I never asked Chef João Dias of Montreal’s well-loved Ferreira Café what his middle name is, but it seems likely that it is “Passion,” or perhaps the Portuguese translation. Dias has loved to cook since he was “very young” and began by contributing to his mother’s culinary endeavors back in Portugal, especially during holidays. His grandparents were butchers so he comes honestly by his love of food. You might say this foodie upbringing was the prelude to his eight years at culinary school. After all, there aren’t many young children who love “tasting sausages” and other meats at the butcher. And Dias cannot imagine doing anything other than cooking, as he “prefer[s] stay[ing] 12 hours in the kitchen than six hours in the office.” And that’s no exaggeration: he arrives at the restaurant between eight and nine in the morning and leaves around midnight.
Dias derives most of his inspiration from Portugal’s kitchens. He explains that the country itself is a place that is “rich gastronomically” and where the food has incredible variety. Though it can be more difficult to purchase choice herbs here, Dias finds this a minor inconvenience and some things, like fresh fish, can be imported directly from Portugal (Ferreira imports twice a week). Working in North America certainly has its rewards though, and Dias is pleased to be here, though he has only lived in Canada for 14 months. He explains that the main differences between being a chef in North America and Europe is that here there is more public exposure and the people are more open minded towards inventive food. This pleases Dias, who enjoys the freedom to “give wings to [his] imagination and make what [he] like[s].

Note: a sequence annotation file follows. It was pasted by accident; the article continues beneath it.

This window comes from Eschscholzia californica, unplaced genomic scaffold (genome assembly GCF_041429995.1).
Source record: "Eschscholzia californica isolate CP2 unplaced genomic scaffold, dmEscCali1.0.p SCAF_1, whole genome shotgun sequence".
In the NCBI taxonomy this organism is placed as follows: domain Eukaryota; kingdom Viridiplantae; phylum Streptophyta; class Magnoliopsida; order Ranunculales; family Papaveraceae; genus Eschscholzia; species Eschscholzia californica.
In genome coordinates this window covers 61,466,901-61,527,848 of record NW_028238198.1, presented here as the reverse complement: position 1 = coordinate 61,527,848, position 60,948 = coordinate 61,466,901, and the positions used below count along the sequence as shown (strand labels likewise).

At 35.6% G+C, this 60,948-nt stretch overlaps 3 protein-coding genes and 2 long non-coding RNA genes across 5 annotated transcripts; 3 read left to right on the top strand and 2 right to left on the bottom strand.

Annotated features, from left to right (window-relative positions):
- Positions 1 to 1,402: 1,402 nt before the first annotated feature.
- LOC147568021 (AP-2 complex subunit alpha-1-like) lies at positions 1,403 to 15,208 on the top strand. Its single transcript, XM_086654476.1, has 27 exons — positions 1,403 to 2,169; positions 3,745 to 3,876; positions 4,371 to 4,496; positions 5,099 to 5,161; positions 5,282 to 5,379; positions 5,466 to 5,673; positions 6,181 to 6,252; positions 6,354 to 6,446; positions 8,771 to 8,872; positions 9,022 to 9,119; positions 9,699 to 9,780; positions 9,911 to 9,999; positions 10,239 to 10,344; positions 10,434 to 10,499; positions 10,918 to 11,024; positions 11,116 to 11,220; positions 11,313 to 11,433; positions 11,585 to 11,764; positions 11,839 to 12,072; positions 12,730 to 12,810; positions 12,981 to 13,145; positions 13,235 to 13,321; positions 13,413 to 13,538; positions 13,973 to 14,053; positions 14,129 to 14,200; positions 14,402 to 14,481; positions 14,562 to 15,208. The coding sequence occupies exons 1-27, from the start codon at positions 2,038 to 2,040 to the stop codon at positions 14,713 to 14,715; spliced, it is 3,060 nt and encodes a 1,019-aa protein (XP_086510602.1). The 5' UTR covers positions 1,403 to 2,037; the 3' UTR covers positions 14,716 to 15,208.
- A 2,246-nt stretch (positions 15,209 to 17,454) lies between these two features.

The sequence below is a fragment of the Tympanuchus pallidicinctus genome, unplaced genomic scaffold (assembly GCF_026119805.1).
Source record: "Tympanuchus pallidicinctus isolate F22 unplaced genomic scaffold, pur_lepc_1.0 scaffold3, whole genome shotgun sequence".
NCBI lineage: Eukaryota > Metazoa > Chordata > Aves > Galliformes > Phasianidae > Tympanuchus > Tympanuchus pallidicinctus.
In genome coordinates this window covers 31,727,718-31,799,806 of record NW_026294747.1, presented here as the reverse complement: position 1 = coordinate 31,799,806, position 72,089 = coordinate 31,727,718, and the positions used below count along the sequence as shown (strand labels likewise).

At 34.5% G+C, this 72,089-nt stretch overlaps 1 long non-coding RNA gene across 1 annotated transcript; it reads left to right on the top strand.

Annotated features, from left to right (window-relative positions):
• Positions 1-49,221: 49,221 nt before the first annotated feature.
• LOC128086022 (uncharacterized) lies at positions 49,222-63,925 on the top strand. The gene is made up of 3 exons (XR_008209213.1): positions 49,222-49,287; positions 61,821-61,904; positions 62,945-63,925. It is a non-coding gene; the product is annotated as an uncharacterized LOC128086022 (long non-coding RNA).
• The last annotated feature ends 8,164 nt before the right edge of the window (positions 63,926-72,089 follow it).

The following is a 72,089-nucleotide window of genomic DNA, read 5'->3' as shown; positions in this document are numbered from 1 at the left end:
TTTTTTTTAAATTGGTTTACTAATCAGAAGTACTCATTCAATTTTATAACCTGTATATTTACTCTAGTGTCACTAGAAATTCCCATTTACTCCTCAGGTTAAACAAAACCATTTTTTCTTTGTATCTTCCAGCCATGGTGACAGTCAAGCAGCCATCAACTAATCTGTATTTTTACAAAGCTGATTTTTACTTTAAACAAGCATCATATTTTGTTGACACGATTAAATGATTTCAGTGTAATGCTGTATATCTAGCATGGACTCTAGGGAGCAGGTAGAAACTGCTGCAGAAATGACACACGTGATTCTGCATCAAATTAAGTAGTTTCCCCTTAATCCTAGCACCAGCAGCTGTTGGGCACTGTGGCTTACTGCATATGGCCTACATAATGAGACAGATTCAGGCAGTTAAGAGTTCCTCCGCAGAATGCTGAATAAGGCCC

The passion that João Dias exudes is truly inspirational. His bit of advice to culinary-minded readers is that, “when you [cook], do it with passion and love.” That is certainly something that Dias himself brings to the table everyday.
Originally published on cuative.com. Photos Retrieved from Luc Robitaille.